Tess of the d’Urbervilles – Task Eight

  1. Select THREE of Hardy’s descriptions of Nature in this chapter, and explain how each can be related to the characters in this part?

The setting of Talbothay’s is in fertile, luscious land, reflecting Tess’s growing happiness.

The garden at Talbothay’s is overgrown, a clear metaphor for Tess’s personality – uncultivated, beautiful and sexual.

When the land is infested with a garlic-smelling weed which ruins the butter, we have a foreshadowing of the way Tess’s taintedness will be damaging to her new relationship.

  1. To what does the title of this phase refer?

To rally means to recover and regain strength. It is a clear metaphor for Tess’s temporary recovery.

3. What signs suggest that the novel will not turn out well? Give two quotations to support your answer.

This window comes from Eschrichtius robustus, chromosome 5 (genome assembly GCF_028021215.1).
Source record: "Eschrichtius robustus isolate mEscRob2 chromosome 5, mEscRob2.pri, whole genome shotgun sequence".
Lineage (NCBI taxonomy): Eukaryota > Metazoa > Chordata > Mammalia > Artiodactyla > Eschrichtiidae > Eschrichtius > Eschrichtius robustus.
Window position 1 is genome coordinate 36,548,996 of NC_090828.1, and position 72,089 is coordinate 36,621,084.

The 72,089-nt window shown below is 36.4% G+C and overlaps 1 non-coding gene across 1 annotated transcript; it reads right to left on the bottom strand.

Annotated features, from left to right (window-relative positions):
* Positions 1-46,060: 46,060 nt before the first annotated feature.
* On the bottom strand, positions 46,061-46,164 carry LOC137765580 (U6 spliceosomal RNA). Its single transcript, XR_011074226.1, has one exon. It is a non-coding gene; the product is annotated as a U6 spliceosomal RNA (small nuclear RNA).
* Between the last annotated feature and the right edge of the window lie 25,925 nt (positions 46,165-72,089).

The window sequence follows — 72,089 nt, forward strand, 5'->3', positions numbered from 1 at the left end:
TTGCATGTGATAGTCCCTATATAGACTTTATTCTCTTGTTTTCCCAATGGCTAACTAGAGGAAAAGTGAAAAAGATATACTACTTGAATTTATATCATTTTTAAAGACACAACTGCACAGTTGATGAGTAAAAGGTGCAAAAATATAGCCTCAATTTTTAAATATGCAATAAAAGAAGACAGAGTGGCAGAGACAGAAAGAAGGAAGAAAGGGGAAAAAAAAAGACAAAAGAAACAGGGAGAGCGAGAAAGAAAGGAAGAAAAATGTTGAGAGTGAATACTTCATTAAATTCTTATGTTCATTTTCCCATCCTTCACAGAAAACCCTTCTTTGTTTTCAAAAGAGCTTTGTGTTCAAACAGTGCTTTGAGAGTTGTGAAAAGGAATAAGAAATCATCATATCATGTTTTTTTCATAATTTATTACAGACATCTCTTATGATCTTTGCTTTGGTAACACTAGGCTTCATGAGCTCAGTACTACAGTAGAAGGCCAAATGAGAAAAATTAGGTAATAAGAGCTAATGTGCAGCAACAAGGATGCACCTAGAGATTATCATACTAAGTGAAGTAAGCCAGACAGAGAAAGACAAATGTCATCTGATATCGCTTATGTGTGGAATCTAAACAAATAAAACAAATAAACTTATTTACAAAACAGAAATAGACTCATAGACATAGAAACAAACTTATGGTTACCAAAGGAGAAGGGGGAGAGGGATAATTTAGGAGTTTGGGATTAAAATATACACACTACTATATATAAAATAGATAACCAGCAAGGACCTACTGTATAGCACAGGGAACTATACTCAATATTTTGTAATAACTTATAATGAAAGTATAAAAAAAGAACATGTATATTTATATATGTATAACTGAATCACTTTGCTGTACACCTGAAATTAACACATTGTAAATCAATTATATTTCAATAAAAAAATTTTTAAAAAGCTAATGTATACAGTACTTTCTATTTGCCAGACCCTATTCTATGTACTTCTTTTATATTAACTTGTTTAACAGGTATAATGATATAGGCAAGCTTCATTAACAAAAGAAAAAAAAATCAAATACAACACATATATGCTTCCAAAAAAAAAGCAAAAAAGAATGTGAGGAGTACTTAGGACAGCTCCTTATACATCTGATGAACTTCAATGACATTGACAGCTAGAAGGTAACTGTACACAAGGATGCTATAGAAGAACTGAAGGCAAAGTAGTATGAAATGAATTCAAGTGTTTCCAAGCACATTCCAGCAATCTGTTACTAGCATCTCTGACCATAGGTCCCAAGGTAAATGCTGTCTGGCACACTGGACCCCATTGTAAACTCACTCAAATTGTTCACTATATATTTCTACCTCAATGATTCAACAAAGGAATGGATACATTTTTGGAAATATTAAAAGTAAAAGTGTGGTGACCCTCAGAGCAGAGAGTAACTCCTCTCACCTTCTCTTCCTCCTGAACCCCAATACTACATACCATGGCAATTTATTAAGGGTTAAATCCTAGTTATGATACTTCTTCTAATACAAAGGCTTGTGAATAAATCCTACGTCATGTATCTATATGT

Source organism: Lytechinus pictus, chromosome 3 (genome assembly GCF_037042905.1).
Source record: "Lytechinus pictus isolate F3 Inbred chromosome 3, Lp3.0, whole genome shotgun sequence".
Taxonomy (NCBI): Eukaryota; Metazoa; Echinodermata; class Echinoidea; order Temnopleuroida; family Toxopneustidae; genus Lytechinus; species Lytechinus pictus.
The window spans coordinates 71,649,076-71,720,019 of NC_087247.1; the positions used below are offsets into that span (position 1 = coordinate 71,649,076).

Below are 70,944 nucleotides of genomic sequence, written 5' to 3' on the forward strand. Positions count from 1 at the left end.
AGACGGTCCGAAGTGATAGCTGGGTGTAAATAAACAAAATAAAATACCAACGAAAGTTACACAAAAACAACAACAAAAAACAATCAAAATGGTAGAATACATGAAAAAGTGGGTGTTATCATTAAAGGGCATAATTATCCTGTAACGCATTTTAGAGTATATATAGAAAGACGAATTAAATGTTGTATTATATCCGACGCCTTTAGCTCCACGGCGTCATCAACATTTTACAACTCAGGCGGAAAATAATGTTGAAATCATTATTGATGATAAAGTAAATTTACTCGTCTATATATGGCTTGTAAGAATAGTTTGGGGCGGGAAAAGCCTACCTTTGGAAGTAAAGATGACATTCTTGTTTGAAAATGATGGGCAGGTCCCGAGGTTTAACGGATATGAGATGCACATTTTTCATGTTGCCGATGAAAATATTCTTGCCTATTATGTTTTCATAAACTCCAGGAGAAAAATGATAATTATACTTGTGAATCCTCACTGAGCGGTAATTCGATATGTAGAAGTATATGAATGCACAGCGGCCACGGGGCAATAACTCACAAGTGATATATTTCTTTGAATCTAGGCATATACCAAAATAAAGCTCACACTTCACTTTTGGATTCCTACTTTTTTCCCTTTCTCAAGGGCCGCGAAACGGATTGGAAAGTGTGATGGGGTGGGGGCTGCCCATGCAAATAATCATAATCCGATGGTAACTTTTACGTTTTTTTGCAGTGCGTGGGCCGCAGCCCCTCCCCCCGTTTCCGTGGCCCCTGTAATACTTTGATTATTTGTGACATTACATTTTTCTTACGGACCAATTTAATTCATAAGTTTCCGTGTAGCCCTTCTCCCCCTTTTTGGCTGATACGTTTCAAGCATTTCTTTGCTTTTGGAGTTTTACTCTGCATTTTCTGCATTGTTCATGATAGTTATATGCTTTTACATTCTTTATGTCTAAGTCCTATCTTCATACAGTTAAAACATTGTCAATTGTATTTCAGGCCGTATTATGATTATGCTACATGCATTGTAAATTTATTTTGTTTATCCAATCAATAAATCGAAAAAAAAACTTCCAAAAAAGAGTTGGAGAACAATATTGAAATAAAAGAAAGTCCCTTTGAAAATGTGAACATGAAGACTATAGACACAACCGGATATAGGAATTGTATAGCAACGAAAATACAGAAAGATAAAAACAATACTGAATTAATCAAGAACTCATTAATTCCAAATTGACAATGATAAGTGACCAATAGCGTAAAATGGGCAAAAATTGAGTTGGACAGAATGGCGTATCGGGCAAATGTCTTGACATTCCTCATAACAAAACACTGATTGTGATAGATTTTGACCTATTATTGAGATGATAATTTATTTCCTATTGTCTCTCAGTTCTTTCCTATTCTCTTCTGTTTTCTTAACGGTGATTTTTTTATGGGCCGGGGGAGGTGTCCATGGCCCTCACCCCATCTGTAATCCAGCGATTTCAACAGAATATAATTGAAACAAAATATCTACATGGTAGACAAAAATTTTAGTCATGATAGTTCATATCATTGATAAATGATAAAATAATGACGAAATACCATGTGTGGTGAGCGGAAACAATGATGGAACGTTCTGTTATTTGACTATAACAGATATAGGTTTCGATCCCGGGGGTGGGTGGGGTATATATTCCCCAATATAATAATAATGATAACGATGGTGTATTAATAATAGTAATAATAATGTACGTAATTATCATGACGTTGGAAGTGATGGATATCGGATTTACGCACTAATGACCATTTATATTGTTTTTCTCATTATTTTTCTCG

The story of Jack Dollop (who impregnated a girl outside marriage), and is made to suffer for it, terrifies Tess.

The ruined butter also foreshadows the ruin to come.

  1. What sort of man is Angel?

He is a middle-class student, in love with romantic ideas of the countryside, but with little knowledge of the complexities of human relationships.

4. What are his strengths? (Give one quotation to support your answer)

He is far more flexible in his attitudes than his family (or so it seems).

5. What are his flaws? (Give one quotation to support your answer)

He is a hypocrite – claiming to respect nature but then being appalled by Tess’s past.

– claims to be Christian but has no forgiveness in him.

6. How are Izzy, Retty and Marion significant to Tess and Angel?

They are Tess’s friends but, importantly, they all know that Angel loves Tess and not them. This causes them to try to be happy for Tess, and they cannot understand her reluctance to marry Angel.